Why Donald Trump's Triumph Is A Victory For White Supremacy
How did this happen? Racism.
BY BRITTNEY COOPER | Nov 10, 2016 | Culture
Donald Trump's victory yesterday is an attempt by disgruntled white Americans to slow down the American social progress ushered in by Barack Obama's presidency. Trump's triumph is a victory for white supremacy. We should not equivocate on that point. This is retaliation toward a country that voted for a black president and had the audacity to try to leave the racial politics of the last two centuries behind. Those racial politics have been a steadfast friend to white elites and a fair-weather one to the white working class. What do I mean? White working-class voters don't fare well with low tax rates, the rise of big corporations, or a shrinking welfare state. These kinds of policies make the middle class out of reach and lead to the feeling of being left behind. It is this anger at supposedly being left behind that has driven this latest appalling exercise in American democracy. But it is misdirected anger, for it is the Republican Party that keeps creating a world where the rich get richer and the poor get poorer. Meanwhile, white working-class voters continue to vote for a party that uses their anger as a pawn for power, because even as party elites squirrel wealth and power away into their own hands, they offer whiteness—and in particular, white supremacy—as the coveted trophy, gilded though it may be.
Trump's victory also isn't solely the result of angry white working-class voters. Based on exit polls, 49 percent of college-educated white voters voted for Trump. Clinton had a slight edge with college-educated white women at 51 percent, but a resounding 45 percent of college-educated white women still voted for Trump. In the end whiteness, rather than class, or gender was the great unifier in Trump's victory.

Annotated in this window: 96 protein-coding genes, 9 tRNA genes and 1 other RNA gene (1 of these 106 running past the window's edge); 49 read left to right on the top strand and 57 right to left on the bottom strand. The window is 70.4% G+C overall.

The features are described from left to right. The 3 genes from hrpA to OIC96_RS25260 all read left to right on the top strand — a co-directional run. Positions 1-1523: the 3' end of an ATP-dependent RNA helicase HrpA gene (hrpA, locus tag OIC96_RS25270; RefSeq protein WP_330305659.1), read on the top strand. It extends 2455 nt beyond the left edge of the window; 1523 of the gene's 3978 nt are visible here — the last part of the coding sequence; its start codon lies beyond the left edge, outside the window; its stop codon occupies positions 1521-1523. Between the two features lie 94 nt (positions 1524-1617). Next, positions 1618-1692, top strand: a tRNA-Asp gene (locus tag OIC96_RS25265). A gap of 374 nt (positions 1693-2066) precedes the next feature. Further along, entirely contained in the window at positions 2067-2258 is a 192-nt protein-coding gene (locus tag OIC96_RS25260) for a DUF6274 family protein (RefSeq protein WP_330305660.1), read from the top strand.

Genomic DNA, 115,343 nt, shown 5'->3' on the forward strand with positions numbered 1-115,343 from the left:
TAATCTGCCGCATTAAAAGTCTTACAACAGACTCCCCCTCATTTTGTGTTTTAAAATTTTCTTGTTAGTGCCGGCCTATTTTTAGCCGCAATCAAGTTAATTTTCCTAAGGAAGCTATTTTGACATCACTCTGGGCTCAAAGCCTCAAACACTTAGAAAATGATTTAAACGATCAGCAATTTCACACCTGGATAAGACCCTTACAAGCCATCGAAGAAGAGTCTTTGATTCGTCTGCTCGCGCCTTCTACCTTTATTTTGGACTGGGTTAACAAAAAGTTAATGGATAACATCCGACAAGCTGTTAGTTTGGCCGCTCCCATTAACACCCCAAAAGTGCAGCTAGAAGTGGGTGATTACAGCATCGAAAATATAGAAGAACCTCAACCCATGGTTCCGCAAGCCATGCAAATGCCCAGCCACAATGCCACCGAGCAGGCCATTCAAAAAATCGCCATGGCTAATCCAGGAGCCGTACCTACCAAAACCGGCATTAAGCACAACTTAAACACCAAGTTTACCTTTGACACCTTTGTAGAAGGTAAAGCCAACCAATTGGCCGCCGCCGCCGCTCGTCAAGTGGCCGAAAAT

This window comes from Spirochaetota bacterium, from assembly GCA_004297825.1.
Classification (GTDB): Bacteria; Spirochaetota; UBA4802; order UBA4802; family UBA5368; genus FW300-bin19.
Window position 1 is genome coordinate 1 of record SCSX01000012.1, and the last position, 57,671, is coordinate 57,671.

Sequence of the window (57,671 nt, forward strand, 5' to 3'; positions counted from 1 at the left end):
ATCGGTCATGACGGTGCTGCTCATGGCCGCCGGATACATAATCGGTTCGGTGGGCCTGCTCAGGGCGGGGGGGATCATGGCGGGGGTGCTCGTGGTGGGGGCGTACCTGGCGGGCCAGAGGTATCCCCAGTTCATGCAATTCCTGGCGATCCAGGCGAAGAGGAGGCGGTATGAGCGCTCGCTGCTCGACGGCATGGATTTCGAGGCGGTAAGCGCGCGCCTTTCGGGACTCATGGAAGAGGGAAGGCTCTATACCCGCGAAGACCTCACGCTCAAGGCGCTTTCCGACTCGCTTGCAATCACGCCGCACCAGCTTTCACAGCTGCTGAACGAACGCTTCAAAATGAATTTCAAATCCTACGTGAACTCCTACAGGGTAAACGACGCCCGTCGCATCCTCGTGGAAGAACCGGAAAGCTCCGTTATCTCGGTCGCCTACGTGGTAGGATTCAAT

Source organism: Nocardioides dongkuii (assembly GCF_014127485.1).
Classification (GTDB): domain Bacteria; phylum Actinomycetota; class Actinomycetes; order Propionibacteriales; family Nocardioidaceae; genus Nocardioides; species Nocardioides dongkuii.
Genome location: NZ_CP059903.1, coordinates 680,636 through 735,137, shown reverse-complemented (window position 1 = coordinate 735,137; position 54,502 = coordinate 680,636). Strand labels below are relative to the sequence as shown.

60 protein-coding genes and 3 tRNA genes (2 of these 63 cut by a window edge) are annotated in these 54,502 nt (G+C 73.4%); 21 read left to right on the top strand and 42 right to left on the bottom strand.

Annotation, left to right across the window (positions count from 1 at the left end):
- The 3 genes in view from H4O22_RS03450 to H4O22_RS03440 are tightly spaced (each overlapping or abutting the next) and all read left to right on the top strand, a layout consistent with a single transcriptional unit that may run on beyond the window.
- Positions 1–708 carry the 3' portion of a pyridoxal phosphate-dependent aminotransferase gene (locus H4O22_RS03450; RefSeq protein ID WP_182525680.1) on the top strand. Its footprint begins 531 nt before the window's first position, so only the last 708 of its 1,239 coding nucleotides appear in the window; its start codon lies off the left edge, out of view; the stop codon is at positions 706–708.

I begin with racism, when perhaps I might have begun with sexism and patriarchy, because white women voters didn't vote their gender interests. They voted for their racial interests. Based on exit polls, 53 percent of white women voted for Donald Trump. These women voted for a man who bragged about sexually assaulting women. They voted for a man who routinely insults women and reduces them to sexual objects. These same exit polls indicate that 64 percent of white Protestant women voted for a man who doesn't even know the correct name for his favorite book of the Bible.
Ninety-six percent of black women voters voted for Hillary Clinton. Those percentages of support are on par with our levels of support for President Obama. Seventy-four percent of Latina women supported Clinton. Women of color voted for their gender and racial interests, while the majority of white women voters have decided that shoring up the project of white supremacy is what matters most. It is women of colour, and black women in particular, who keep on saving democracy. We have been most deeply committed to a progressive agenda that moves the nation forward inch by inch in a way that includes vulnerable populations like children, the elderly, those with disabilities, immigrants, and queer communities. Last night, our rescue mission was thwarted.